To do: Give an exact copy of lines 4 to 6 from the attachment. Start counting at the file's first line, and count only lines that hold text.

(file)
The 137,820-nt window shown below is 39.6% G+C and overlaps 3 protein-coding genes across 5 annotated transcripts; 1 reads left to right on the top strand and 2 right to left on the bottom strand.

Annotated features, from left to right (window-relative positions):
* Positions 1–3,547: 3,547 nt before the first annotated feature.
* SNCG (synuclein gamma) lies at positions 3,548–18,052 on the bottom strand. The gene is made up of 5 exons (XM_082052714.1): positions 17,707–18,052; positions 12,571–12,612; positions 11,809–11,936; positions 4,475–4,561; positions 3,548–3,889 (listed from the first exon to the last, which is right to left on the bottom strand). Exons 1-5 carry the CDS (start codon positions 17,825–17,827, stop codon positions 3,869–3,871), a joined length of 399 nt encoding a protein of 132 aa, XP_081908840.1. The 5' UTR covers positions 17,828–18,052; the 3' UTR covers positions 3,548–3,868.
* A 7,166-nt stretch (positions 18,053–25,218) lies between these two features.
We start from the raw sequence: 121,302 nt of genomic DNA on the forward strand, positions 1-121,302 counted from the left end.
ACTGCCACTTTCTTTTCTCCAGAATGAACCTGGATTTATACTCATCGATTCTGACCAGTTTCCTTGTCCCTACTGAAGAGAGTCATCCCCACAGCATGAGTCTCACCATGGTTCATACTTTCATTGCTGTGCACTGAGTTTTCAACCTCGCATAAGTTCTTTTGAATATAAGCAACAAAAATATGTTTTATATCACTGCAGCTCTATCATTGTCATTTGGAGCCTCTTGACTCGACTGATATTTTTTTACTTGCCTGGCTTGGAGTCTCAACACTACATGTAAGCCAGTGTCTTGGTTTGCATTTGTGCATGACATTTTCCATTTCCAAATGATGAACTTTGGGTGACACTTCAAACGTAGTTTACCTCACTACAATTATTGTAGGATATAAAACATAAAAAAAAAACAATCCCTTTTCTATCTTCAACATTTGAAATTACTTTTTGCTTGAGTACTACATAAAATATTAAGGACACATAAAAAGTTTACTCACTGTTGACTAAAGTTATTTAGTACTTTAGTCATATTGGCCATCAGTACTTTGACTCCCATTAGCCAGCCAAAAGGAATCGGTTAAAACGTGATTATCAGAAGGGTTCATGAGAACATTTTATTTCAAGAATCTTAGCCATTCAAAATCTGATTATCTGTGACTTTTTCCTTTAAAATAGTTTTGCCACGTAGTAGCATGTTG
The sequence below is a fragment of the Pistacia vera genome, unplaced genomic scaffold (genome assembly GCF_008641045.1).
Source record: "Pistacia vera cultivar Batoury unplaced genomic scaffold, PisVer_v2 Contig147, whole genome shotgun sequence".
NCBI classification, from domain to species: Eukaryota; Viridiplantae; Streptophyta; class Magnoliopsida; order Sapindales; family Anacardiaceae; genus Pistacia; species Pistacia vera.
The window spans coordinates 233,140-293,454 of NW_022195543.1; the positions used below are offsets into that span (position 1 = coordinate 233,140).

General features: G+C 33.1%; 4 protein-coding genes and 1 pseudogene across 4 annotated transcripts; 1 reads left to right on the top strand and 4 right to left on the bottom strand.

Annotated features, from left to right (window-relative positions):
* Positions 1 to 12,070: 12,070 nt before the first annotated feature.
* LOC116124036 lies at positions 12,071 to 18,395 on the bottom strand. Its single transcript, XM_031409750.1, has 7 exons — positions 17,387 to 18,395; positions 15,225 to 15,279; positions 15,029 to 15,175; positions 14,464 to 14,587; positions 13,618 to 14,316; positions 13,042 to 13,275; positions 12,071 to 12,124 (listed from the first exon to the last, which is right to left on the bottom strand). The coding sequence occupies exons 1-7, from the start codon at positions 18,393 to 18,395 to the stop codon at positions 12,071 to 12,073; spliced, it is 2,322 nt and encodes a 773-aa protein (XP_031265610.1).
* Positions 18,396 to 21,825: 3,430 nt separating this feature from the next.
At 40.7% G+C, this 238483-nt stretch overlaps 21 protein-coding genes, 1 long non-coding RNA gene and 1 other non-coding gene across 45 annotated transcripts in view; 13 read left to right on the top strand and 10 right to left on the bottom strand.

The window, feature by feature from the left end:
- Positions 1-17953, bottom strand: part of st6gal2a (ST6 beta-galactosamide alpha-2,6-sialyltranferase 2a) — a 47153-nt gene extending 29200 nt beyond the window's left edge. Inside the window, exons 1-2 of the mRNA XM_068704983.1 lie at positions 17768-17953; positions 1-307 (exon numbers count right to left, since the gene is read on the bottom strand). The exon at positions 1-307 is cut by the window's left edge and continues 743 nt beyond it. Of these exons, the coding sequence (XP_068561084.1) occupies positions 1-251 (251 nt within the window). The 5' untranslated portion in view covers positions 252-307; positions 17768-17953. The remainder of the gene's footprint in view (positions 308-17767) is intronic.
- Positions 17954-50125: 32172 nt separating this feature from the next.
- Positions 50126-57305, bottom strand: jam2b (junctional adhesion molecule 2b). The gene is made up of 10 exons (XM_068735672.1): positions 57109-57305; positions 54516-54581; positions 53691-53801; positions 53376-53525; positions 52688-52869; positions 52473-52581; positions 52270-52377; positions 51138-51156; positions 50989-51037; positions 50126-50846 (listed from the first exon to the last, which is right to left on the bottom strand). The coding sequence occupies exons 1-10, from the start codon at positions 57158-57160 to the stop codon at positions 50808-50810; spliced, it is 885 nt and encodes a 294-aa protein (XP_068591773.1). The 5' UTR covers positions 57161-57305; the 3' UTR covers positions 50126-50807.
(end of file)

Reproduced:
* SNCG (synuclein gamma) lies at positions 3,548–18,052 on the bottom strand. The gene is made up of 5 exons (XM_082052714.1): positions 17,707–18,052; positions 12,571–12,612; positions 11,809–11,936; positions 4,475–4,561; positions 3,548–3,889 (listed from the first exon to the last, which is right to left on the bottom strand). Exons 1-5 carry the CDS (start codon positions 17,825–17,827, stop codon positions 3,869–3,871), a joined length of 399 nt encoding a protein of 132 aa, XP_081908840.1. The 5' UTR covers positions 17,828–18,052; the 3' UTR covers positions 3,548–3,868.
* A 7,166-nt stretch (positions 18,053–25,218) lies between these two features.
We start from the raw sequence: 121,302 nt of genomic DNA on the forward strand, positions 1-121,302 counted from the left end.